Essential Job Functions

sec_arr Guidance for the Medical Evaluation of Public Safety Employees

The following job functions and attributes have been included because they are representative of those considerations that are most likely to influence the physician’s recommendation. They are not intended to represent an exhaustive set of law enforcement officer (LEO) job functions.*

Before applying the guidance, the physician needs to be familiar with the various LEO job functions, and be aware that some of these positions may have other job requirements.

The physician needs to correlate medical conditions to job functions.

It is the responsibility of the agency having jurisdiction (AHJ) to decide which job functions apply to the specific LEOs.

Work Schedule
Effectively work erratic, unusual, prolonged and/or unexpected shifts or assignments.

Remain on assignment for prolonged periods without benefit of scheduled rest periods, meals, and access to medication or hydration.

Work according to the required schedule of the organization and the ability to deviate as needed from the usual schedule.

Physical Work Environment
Work in varied local environmental conditions (e.g., heat, cold, wet, severe storms, etc.) utilizing the jurisdiction’s assigned clothing and equipment (e.g., personal protective equipment, body armor, other specialty equipment).

Work in varied settings (e.g., challenging terrain, tight or confined spaces, remote settings, unprotected heights) and work spaces (e.g., vehicles, surveillance locations, etc.).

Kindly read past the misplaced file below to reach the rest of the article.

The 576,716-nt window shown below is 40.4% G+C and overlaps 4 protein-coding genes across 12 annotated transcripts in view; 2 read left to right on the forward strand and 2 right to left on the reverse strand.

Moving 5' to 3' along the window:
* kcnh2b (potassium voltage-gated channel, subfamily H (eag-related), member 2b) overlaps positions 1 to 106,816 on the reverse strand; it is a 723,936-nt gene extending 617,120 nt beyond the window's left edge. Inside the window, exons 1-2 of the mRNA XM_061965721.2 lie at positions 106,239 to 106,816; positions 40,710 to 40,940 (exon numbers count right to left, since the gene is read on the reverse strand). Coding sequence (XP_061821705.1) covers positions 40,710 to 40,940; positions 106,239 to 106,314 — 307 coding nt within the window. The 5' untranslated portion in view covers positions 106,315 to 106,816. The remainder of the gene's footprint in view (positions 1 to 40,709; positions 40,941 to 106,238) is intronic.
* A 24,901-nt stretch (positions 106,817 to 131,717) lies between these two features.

Safely operate a motor vehicle under emergency conditions.

Mental and Cognitive Performance
Effectively communicate and interact with individuals in varied situations.

Evaluate rapidly changing situations with multiple sources of input.

Maintain alertness and cognitive ability throughout the shift.

Comprehend written and oral instructions.

Physical Performance
Pursue, apprehend, and restrain individuals.

Rescue an individual and/or remove them from a hazardous environment.

Identify hazards, persons, and evidence.

  • Vision (e.g., house numbers, license plates, vehicle descriptions, suspect/victim descriptions, body language, potential weapons, weapon use).
  • Hearing (e.g., conversation, radio communications, alarms, requests for assistance).
  • Smell (e.g., hazardous materials, contraband, alcohol on the breath).
  • Touch (e.g., concealed weapons, heat, moisture).
  • Read, write, and speak clearly.

Weapons/Defensive Tactics
Use of duty weapons (with both dominant and non-dominant hand, if required by the AHJ). Weapon retention.

*For a more extensive list, see California’s Commission on Peace Officer Standards and Training (POST) Medical Screening Manual – available on line at